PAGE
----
DAYTONA BEACH, Fla. (July 1, 2008) - Entering Saturday night's Coke Zero 400 at Daytona International Speedway, Miller Lite Dodge driver Kurt Busch is still looking for his first Daytona win and his initial career restrictor-plate victory. But...
DAYTONA BEACH, Fla. (July 1, 2008) - Entering Saturday night's Coke Zero 400 at Daytona International Speedway, Miller Lite Dodge driver Kurt Busch is still looking for his first Daytona win and his initial career restrictor-plate victory. But after finishing second on three occasions, including his highly-publicized runner-up finish to Penske Racing teammate Ryan Newman in the season-opening Daytona 500 this year, Busch thinks a win could come this weekend.
"Maybe this is my time at Daytona," said Busch, who found his way back to Victory Lane last Sunday at New Hampshire Motor Speedway in a race won by strategy. "I've always believed that if you put yourself in a position to win long enough, you're bound to win one sooner or later.
"We've certainly played the bridesmaid's role for our fair share of times," said Busch, the 2004 NASCAR Sprint Cup champion who possesses a remarkable career record in restrictor-plate racing despite not yet having a win. "Sooner or later, you have to be the bride. We finished third at Daytona last July and second there in February. We returned to the winner's circle last Sunday at New Hampshire. Maybe there's some kind of karma involved. We're heading in the right direction to finally win, especially if you consider the numbers."
Busch finished as runner-up to 2003 Daytona 500 winner Michael Waltrip and he finished second to 2005 Daytona 500 winner Jeff Gordon, but neither performance got near the attention of his feat back in February of this year.
"The fact that it was two teammates working so closely together on the final lap and finishing first and second was newsworthy enough," said Busch. "But the fact that it was Roger's (Penske, team owner) first victory in stock car racing's biggest race in the world sent the significance factor into orbit."
While Newman was victorious in February and able to bring home Penske Racing's first Daytona win and the team's first-ever restrictor-plate victory, Busch's story there was every bit as compelling.
Due to electrical problems in his Thursday 150-mile qualifying race, Busch was forced to use his "champion's provisional" and start dead last (43rd) on the grid.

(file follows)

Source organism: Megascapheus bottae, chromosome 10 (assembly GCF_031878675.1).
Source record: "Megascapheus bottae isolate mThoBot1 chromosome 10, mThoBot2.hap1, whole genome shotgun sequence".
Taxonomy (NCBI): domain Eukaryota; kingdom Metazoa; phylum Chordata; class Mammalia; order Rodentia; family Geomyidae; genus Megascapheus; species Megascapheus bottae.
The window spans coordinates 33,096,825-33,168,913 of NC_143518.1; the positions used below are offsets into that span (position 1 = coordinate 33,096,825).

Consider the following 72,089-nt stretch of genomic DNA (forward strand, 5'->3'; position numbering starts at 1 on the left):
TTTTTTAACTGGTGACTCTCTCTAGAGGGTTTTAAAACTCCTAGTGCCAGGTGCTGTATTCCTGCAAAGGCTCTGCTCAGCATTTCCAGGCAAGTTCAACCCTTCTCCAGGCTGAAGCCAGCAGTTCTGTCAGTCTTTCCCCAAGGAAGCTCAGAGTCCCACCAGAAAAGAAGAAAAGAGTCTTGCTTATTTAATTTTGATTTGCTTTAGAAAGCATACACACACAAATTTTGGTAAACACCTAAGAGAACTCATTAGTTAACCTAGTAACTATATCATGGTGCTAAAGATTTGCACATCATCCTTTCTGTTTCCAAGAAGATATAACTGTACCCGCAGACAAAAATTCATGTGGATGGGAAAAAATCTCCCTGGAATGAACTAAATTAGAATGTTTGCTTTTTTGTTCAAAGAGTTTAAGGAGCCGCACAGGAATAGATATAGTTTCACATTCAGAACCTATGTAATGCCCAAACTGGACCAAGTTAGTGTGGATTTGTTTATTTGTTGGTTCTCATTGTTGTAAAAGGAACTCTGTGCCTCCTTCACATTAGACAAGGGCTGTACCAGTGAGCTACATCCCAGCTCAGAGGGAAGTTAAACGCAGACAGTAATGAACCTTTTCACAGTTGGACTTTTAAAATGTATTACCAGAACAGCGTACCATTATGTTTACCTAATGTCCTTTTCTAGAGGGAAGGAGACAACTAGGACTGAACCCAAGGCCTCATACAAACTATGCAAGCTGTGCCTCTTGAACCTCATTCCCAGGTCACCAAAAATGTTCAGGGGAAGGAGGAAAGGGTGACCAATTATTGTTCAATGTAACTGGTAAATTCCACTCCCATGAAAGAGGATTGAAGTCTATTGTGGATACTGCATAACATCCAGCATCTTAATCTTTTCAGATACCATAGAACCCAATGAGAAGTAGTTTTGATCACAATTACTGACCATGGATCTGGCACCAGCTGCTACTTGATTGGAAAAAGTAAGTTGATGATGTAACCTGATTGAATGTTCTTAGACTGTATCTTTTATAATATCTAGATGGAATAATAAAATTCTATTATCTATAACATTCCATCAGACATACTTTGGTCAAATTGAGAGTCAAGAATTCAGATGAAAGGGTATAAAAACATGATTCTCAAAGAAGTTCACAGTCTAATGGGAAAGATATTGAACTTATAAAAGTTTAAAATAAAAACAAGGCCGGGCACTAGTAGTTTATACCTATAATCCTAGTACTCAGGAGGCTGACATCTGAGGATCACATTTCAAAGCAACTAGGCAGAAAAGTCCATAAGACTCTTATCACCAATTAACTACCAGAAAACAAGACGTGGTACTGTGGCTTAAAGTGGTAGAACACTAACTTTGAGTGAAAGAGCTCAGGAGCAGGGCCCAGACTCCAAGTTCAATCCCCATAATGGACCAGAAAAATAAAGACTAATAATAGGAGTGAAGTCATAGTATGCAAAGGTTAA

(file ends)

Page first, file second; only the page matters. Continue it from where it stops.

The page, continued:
He overcame a glut of obstacles en route to his runner-up finish. Fighting an ill-handling Miller Lite Dodge for the majority of the 200-lap, 500-mile battle, Busch bounced back from a speeding penalty and a serious overheating condition to push teammate Newman on the final lap to give car owner Roger Penske's first win in "The Great American Race."
"We started last and came back from all kinds of problems," said Busch. "Just to persevere and be up there in a position to win was pretty amazing. I honestly thought we had a shot at winning the race. But, you know, having that mindset all day of just plugging away, working our way up, and if this thing ends and we're 10th or better, that's a victory from a mental standpoint. That's what was really motivating us back in February.
"It was a great run for our Miller Lite Dodge and a very historical day for Roger and Penske Racing," said Busch. "It was an emotional occasion for all of us, that's for sure. I was certainly proud to play a role in it all."
Saturday night's Coke Zero 400 will be Busch's 31st career restrictor-plate race and no driver yet to win has better numbers.
Last year, Busch trailed only Jeff Gordon in picking up the most points in the four plate races. He led almost twice as many laps as Gordon (147 to 81), yet Gordon scored two wins. In the four plate races during the 2007 season, Busch scored two top-five finishes and three top-10s. After finishing runner-up to teammate Newman in the season-opening Daytona 500 this year, Busch's overall restrictor-plate record sports 13 top-five finishes and 18 top-10s in 30 races. At Daytona, his record to date shows seven top-five finishes in 15 starts.
"Without a doubt, Kurt is the best-ever restrictor-plate racer yet to win one of these things," crew chief Pat Tryson said. "I don't think there's anybody in the garage that would argue about that. Given an equal playing field, I'd put him up against anybody out there. Even if you come in with a slight disadvantage, Kurt is so good in these races that his talent can make up for a lot of what might be lacking elsewhere."